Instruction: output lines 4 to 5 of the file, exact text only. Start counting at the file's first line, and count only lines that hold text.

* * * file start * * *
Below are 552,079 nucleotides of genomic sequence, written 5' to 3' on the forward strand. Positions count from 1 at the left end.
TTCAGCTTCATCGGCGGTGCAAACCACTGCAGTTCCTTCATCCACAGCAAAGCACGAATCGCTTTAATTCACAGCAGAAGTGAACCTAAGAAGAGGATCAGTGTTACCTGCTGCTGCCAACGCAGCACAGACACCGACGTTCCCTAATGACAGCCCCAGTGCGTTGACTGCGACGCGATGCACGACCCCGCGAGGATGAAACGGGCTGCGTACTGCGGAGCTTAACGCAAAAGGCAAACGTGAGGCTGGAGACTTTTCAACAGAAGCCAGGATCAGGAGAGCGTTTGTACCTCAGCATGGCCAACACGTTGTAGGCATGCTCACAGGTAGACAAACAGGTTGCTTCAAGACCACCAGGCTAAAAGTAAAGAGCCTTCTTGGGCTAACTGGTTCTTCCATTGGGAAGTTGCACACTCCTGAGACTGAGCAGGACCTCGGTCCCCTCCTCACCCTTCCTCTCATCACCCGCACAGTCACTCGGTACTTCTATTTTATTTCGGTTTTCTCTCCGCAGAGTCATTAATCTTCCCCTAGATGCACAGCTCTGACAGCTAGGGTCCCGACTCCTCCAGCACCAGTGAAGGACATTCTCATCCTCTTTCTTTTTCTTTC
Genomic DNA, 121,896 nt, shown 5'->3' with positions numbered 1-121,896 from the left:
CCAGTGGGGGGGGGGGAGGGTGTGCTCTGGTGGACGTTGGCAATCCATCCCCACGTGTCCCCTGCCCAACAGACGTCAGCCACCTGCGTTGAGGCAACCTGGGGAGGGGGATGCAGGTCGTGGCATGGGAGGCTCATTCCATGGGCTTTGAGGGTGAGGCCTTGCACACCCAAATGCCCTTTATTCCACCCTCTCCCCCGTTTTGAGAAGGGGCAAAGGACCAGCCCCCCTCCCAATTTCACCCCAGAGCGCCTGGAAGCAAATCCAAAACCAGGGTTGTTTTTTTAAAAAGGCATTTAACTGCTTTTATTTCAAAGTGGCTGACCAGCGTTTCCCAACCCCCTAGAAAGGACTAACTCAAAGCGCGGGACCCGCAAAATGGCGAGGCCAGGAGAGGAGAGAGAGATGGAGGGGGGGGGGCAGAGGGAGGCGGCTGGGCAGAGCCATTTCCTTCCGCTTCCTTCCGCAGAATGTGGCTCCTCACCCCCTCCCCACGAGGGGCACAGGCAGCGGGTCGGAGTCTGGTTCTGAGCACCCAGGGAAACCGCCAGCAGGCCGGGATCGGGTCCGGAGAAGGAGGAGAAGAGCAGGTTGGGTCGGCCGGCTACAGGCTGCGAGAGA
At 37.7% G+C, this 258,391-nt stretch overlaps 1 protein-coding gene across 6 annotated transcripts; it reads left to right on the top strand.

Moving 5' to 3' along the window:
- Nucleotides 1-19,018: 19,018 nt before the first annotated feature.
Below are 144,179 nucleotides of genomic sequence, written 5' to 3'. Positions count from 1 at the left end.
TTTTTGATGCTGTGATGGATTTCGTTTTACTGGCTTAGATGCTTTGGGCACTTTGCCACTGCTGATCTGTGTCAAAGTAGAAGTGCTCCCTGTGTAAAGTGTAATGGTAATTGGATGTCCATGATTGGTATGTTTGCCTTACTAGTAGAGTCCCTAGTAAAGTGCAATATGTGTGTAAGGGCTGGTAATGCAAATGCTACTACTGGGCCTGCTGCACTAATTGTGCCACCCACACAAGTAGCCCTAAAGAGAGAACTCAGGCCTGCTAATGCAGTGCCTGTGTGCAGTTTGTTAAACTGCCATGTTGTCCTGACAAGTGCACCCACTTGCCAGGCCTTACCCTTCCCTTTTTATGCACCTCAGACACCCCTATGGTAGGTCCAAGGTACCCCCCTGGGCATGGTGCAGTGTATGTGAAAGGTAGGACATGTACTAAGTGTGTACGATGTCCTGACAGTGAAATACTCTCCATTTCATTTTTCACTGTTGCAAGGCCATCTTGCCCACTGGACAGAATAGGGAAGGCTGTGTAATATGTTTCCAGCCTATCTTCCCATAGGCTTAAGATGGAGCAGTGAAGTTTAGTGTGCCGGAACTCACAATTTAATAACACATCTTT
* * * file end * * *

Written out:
CCAGTGGGGGGGGGGGAGGGTGTGCTCTGGTGGACGTTGGCAATCCATCCCCACGTGTCCCCTGCCCAACAGACGTCAGCCACCTGCGTTGAGGCAACCTGGGGAGGGGGATGCAGGTCGTGGCATGGGAGGCTCATTCCATGGGCTTTGAGGGTGAGGCCTTGCACACCCAAATGCCCTTTATTCCACCCTCTCCCCCGTTTTGAGAAGGGGCAAAGGACCAGCCCCCCTCCCAATTTCACCCCAGAGCGCCTGGAAGCAAATCCAAAACCAGGGTTGTTTTTTTAAAAAGGCATTTAACTGCTTTTATTTCAAAGTGGCTGACCAGCGTTTCCCAACCCCCTAGAAAGGACTAACTCAAAGCGCGGGACCCGCAAAATGGCGAGGCCAGGAGAGGAGAGAGAGATGGAGGGGGGGGGGCAGAGGGAGGCGGCTGGGCAGAGCCATTTCCTTCCGCTTCCTTCCGCAGAATGTGGCTCCTCACCCCCTCCCCACGAGGGGCACAGGCAGCGGGTCGGAGTCTGGTTCTGAGCACCCAGGGAAACCGCCAGCAGGCCGGGATCGGGTCCGGAGAAGGAGGAGAAGAGCAGGTTGGGTCGGCCGGCTACAGGCTGCGAGAGA
At 37.7% G+C, this 258,391-nt stretch overlaps 1 protein-coding gene across 6 annotated transcripts; it reads left to right on the top strand.